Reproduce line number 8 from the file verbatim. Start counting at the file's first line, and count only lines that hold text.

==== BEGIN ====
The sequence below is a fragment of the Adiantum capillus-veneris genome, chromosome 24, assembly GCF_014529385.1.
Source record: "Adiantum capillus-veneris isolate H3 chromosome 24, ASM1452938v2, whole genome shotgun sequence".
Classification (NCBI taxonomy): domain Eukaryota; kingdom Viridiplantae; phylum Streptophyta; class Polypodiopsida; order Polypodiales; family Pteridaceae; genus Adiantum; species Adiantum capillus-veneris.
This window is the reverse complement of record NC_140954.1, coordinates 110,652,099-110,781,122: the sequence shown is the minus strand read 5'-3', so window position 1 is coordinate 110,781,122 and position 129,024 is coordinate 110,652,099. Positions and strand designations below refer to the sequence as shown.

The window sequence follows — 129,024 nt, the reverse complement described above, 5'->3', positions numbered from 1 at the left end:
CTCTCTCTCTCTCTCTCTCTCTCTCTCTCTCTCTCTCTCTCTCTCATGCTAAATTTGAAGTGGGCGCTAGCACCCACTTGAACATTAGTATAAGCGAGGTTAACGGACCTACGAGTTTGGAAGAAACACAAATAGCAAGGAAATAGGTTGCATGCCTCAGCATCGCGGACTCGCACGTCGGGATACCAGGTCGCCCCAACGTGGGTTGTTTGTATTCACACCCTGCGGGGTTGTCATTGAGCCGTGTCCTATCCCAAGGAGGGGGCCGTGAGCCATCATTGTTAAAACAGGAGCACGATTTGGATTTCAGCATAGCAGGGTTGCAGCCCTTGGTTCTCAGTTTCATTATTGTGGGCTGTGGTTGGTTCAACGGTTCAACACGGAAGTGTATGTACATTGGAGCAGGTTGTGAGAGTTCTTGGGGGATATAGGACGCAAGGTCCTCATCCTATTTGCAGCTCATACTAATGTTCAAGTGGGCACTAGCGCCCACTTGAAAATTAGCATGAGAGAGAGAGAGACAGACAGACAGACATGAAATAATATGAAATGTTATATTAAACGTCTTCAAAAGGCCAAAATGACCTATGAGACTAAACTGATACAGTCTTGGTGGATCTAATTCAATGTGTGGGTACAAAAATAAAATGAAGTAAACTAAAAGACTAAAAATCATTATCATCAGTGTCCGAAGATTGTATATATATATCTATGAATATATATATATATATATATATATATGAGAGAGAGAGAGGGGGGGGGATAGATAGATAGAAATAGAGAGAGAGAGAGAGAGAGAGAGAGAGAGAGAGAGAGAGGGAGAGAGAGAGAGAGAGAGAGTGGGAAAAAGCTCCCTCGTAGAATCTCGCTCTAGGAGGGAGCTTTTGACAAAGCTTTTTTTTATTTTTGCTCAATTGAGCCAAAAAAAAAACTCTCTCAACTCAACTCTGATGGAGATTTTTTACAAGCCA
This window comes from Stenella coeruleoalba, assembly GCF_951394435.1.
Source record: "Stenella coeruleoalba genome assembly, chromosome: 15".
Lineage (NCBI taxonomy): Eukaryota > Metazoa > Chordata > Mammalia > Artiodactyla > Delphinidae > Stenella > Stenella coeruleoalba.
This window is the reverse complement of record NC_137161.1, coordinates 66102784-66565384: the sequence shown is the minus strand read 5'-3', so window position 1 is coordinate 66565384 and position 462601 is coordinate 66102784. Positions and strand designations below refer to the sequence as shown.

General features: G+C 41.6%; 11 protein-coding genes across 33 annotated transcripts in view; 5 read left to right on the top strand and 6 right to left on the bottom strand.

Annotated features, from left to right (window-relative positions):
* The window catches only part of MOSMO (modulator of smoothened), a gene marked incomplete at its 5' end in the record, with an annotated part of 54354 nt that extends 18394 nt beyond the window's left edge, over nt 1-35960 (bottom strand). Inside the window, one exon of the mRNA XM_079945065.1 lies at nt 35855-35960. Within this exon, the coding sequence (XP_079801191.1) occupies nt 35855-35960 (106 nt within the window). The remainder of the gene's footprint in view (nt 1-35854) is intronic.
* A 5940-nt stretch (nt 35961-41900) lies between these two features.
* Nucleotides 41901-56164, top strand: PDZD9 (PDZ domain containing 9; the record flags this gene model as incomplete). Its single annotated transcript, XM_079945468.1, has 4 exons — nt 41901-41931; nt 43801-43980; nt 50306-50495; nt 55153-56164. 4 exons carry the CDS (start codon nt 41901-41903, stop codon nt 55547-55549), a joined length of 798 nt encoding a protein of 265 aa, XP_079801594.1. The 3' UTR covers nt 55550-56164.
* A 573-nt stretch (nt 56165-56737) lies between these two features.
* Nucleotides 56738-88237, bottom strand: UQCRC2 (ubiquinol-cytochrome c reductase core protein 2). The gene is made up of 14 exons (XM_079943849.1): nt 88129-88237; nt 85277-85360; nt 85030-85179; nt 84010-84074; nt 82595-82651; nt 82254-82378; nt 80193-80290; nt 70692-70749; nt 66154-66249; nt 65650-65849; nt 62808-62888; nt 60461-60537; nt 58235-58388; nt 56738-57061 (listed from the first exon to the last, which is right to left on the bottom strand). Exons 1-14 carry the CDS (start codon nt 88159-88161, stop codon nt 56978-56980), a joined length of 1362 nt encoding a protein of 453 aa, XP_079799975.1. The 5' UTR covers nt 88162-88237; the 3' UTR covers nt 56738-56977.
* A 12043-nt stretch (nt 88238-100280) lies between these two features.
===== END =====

Source record: "Stenella coeruleoalba genome assembly, chromosome: 15".